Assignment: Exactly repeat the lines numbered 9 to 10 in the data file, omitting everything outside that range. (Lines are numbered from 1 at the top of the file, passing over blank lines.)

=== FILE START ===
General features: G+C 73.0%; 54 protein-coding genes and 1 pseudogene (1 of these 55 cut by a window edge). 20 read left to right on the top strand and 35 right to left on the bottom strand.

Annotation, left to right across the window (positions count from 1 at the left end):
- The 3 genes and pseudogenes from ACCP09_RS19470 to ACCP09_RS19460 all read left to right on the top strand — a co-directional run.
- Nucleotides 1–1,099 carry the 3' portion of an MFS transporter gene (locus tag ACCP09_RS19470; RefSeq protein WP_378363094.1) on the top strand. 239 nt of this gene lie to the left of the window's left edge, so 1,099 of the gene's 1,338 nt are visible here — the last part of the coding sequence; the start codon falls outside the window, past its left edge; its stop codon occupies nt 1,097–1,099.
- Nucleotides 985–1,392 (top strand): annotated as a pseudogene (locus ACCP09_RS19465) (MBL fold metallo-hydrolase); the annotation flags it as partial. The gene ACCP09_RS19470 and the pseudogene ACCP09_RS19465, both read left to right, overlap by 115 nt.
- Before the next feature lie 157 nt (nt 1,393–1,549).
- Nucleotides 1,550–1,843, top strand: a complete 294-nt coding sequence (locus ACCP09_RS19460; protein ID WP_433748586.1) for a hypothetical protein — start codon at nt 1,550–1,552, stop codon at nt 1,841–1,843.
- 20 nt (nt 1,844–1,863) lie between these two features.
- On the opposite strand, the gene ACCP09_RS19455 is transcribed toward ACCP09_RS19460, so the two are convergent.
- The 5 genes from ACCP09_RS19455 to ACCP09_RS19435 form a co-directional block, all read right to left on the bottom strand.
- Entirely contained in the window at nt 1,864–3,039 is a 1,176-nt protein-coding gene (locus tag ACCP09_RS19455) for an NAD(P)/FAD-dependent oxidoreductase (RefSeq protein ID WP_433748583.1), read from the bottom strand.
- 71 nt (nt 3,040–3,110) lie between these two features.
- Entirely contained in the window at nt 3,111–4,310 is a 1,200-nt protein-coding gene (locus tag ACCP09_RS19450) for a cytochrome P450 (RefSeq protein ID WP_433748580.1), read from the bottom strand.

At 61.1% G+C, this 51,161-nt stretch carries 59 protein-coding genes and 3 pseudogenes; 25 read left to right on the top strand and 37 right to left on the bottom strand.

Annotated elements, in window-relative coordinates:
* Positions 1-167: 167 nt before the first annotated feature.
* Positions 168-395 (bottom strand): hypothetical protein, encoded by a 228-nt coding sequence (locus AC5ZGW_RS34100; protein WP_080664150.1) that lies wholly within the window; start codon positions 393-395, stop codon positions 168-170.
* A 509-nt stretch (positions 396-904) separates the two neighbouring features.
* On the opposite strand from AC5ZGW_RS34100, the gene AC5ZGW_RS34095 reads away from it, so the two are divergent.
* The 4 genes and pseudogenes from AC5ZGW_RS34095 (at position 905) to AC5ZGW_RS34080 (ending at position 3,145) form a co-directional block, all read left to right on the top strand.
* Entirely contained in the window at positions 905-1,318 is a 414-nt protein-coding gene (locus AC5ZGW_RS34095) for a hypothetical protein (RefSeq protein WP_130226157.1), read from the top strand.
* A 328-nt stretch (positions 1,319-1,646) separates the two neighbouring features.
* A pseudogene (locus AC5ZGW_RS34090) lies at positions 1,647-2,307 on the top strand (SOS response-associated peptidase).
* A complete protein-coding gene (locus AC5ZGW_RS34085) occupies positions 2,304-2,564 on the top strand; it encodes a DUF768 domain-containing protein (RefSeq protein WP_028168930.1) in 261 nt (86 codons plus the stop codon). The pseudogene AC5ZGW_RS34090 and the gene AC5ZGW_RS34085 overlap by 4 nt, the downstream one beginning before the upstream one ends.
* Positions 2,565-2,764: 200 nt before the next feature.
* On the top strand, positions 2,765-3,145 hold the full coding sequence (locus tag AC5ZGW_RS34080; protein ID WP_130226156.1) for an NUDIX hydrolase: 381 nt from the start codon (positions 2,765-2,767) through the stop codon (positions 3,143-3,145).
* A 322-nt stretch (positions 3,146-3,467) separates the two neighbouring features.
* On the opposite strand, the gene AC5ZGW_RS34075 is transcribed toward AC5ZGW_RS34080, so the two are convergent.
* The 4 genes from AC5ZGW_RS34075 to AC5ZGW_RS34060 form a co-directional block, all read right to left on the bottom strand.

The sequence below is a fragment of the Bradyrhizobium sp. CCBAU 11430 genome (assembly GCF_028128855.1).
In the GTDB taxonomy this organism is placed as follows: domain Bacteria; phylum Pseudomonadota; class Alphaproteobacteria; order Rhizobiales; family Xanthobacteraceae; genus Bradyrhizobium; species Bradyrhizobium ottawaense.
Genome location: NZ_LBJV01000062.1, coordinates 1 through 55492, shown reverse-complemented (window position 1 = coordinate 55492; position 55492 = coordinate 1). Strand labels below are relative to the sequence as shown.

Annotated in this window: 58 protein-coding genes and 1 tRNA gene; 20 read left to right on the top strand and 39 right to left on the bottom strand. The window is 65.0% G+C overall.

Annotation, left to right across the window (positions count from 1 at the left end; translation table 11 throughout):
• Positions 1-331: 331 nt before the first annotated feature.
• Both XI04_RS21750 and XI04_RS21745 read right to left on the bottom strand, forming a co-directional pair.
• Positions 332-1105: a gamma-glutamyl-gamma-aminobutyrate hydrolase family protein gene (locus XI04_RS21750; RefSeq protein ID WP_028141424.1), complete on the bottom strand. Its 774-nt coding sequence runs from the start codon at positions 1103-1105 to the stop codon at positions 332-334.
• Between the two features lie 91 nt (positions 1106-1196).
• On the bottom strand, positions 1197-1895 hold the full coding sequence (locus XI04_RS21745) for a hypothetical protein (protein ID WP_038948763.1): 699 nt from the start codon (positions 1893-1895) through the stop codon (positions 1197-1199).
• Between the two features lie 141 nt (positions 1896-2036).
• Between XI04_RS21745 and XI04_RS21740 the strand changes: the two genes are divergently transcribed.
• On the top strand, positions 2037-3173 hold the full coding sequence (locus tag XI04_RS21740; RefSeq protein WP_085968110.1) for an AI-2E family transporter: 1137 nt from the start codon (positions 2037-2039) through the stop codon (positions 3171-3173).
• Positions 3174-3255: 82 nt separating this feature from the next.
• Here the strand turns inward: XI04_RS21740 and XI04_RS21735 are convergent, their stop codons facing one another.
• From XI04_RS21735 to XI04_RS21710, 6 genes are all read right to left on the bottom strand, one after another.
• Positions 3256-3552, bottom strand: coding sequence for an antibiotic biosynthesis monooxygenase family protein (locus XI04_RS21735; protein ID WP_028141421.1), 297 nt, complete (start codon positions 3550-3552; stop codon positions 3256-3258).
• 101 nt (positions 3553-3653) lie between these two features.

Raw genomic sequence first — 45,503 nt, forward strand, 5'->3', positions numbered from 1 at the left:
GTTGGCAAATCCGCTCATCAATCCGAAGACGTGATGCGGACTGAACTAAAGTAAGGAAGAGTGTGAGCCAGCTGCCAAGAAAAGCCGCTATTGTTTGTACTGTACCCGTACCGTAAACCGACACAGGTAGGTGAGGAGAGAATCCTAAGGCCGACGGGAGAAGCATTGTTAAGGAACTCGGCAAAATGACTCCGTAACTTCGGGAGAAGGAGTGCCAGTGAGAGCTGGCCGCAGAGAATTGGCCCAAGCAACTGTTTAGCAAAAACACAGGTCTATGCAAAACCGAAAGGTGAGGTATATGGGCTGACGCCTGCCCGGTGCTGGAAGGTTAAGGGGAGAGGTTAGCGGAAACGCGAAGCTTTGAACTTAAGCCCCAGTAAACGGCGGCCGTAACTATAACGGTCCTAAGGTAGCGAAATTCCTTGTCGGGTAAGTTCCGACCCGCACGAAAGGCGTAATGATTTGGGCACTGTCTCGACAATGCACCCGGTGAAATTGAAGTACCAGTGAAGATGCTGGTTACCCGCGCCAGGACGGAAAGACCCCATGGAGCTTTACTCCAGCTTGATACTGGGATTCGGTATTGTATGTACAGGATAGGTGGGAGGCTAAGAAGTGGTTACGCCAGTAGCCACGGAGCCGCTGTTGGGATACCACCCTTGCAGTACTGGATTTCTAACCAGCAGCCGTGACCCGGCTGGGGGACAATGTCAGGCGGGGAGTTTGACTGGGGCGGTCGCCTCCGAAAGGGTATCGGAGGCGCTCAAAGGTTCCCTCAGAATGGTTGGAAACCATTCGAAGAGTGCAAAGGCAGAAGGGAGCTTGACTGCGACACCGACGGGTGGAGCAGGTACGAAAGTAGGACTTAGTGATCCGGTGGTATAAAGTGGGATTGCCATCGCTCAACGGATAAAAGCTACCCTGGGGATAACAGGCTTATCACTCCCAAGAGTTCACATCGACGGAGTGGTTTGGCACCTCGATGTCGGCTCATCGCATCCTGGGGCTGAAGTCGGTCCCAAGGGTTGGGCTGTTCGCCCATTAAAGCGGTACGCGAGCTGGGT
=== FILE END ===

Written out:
- On the opposite strand, the gene ACCP09_RS19455 is transcribed toward ACCP09_RS19460, so the two are convergent.
- The 5 genes from ACCP09_RS19455 to ACCP09_RS19435 form a co-directional block, all read right to left on the bottom strand.